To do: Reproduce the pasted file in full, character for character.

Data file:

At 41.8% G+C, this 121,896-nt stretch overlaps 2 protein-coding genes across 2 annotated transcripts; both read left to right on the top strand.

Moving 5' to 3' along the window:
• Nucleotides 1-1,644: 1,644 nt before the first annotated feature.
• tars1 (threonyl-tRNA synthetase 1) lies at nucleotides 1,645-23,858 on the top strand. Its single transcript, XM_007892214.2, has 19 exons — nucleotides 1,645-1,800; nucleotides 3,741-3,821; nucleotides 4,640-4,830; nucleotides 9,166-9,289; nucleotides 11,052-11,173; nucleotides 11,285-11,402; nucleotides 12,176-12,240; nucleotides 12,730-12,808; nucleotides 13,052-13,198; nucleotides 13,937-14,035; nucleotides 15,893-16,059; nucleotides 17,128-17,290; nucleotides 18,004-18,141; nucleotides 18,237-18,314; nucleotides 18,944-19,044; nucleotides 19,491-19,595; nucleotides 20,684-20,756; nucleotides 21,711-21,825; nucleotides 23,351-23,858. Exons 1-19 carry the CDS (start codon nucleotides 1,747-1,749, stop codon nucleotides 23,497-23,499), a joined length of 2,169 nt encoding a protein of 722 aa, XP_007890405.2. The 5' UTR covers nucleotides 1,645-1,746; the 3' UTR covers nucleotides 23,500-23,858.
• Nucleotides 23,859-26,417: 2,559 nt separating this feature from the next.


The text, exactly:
At 41.8% G+C, this 121,896-nt stretch overlaps 2 protein-coding genes across 2 annotated transcripts; both read left to right on the top strand.

Moving 5' to 3' along the window:
• Nucleotides 1-1,644: 1,644 nt before the first annotated feature.
• tars1 (threonyl-tRNA synthetase 1) lies at nucleotides 1,645-23,858 on the top strand. Its single transcript, XM_007892214.2, has 19 exons — nucleotides 1,645-1,800; nucleotides 3,741-3,821; nucleotides 4,640-4,830; nucleotides 9,166-9,289; nucleotides 11,052-11,173; nucleotides 11,285-11,402; nucleotides 12,176-12,240; nucleotides 12,730-12,808; nucleotides 13,052-13,198; nucleotides 13,937-14,035; nucleotides 15,893-16,059; nucleotides 17,128-17,290; nucleotides 18,004-18,141; nucleotides 18,237-18,314; nucleotides 18,944-19,044; nucleotides 19,491-19,595; nucleotides 20,684-20,756; nucleotides 21,711-21,825; nucleotides 23,351-23,858. Exons 1-19 carry the CDS (start codon nucleotides 1,747-1,749, stop codon nucleotides 23,497-23,499), a joined length of 2,169 nt encoding a protein of 722 aa, XP_007890405.2. The 5' UTR covers nucleotides 1,645-1,746; the 3' UTR covers nucleotides 23,500-23,858.
• Nucleotides 23,859-26,417: 2,559 nt separating this feature from the next.